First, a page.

Contemporary Jewry

, Volume 31, Issue 1, pp 3–24

A Rabbi, a Priest, and a Psychoanalyst: Religion in the Early Psychoanalytic Case History

Article

DOI: 10.1007/s12397-010-9059-y

Cite this article as:
Katz, M.B. Cont Jewry (2011) 31: 3. doi:10.1007/s12397-010-9059-y

Abstract

In the early twentieth-century psychoanalytic case history, Jewish psychoanalysts faced discursive challenges in the presentation of Jewish patients. Under the supervision and guidance of Freud, the psychoanalyst Wilhelm Stekel (1868–1940), authored case histories of a rabbi and a priest, both of whom he diagnosed with “occupational neuroses.” In this article, the author compares the case history of the rabbi (Shalom Dovber Schneersohn) with the case history of an anonymous priest. The author argues that Stekel wrote and Freud edited the case of the priest in such a way as to create a proxy for the case of the rabbi, not primarily to augment scientific claims, but because of Stekel’s and Freud’s self-conscious presentation of male Jewish hysteria to the Viennese medical establishment in the early years of psychoanalysis.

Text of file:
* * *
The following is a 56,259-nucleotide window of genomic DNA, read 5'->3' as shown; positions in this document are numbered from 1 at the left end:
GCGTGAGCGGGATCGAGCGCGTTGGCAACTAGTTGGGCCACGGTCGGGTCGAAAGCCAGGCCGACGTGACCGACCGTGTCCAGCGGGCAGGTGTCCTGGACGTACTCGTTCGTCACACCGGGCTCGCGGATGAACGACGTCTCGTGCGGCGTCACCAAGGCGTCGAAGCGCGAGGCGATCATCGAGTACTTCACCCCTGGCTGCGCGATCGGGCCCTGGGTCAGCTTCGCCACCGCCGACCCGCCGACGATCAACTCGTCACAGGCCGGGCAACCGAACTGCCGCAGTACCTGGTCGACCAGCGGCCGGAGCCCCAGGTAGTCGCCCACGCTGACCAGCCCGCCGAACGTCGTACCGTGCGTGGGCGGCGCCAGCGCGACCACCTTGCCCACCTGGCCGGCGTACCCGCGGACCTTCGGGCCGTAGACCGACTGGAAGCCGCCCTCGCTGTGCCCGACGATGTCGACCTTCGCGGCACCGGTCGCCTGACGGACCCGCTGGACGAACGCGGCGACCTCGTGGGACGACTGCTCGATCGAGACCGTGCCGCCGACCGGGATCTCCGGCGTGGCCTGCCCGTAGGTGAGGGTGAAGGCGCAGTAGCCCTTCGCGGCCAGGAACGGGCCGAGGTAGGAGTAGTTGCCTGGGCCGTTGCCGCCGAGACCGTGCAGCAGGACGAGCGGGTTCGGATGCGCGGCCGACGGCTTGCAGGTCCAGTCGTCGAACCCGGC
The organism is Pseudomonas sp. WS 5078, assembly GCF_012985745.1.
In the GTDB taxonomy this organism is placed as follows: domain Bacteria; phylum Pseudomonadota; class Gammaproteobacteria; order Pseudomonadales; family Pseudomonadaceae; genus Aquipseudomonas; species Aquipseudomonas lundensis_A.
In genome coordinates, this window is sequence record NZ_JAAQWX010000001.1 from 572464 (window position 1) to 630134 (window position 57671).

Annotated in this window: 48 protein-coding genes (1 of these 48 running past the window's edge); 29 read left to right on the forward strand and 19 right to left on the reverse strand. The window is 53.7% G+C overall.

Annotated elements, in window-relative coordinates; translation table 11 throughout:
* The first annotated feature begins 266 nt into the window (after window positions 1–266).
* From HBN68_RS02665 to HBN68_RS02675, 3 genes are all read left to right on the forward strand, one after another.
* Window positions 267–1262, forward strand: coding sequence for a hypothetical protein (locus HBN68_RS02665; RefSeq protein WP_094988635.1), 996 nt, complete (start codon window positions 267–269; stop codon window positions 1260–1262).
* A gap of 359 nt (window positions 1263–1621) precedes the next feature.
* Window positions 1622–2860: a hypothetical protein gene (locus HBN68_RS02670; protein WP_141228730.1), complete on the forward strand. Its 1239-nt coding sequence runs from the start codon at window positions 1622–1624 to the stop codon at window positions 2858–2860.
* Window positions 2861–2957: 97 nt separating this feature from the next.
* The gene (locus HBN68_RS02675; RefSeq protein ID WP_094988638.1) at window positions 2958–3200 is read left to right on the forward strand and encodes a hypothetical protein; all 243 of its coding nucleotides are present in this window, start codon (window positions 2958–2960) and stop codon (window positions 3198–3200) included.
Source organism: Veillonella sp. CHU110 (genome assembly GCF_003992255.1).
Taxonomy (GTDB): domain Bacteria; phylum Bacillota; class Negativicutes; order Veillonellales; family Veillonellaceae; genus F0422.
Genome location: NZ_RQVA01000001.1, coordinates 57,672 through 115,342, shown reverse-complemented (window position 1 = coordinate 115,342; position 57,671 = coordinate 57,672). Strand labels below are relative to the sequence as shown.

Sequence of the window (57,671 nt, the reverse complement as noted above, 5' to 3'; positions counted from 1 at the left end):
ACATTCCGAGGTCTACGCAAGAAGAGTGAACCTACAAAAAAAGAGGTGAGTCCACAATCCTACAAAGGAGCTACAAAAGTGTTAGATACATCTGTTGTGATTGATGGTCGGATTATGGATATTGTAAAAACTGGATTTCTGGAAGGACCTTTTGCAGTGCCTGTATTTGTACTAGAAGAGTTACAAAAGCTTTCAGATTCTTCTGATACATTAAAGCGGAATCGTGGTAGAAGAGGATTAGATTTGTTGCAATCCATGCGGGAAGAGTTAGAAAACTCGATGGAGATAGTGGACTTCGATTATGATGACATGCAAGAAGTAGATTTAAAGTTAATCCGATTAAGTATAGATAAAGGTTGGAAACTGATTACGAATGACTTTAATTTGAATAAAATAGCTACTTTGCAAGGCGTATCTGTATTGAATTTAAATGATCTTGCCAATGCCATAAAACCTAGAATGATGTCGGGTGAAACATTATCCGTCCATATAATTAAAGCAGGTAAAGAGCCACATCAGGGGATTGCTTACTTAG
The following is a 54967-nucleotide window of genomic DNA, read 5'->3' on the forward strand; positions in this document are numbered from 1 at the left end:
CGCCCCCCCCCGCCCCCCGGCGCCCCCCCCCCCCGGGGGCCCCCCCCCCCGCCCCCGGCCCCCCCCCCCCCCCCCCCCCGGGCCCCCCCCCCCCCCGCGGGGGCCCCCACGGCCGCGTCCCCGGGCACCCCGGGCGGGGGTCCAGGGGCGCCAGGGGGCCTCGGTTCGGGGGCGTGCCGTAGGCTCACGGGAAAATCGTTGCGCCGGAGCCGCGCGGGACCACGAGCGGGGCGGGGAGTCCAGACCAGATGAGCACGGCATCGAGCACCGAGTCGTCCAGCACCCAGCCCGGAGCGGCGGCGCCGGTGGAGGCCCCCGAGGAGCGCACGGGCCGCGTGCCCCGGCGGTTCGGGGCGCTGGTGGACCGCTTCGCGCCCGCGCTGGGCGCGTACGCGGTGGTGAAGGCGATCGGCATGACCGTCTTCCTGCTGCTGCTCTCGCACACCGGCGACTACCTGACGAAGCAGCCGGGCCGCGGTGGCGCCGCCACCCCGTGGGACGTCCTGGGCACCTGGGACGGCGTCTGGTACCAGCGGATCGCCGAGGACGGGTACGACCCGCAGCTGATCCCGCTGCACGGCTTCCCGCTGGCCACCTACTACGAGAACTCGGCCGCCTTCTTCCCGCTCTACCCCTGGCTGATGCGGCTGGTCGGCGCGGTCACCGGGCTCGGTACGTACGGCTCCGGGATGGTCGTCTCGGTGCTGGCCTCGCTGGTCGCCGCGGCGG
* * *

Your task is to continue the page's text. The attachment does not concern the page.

Keywords

PsychoanalysisStekelFreud

Copyright information

© Springer Science + Business Media B.V. 2010

Authors and Affiliations

  1. 1.Touro CollegeNew YorkUSA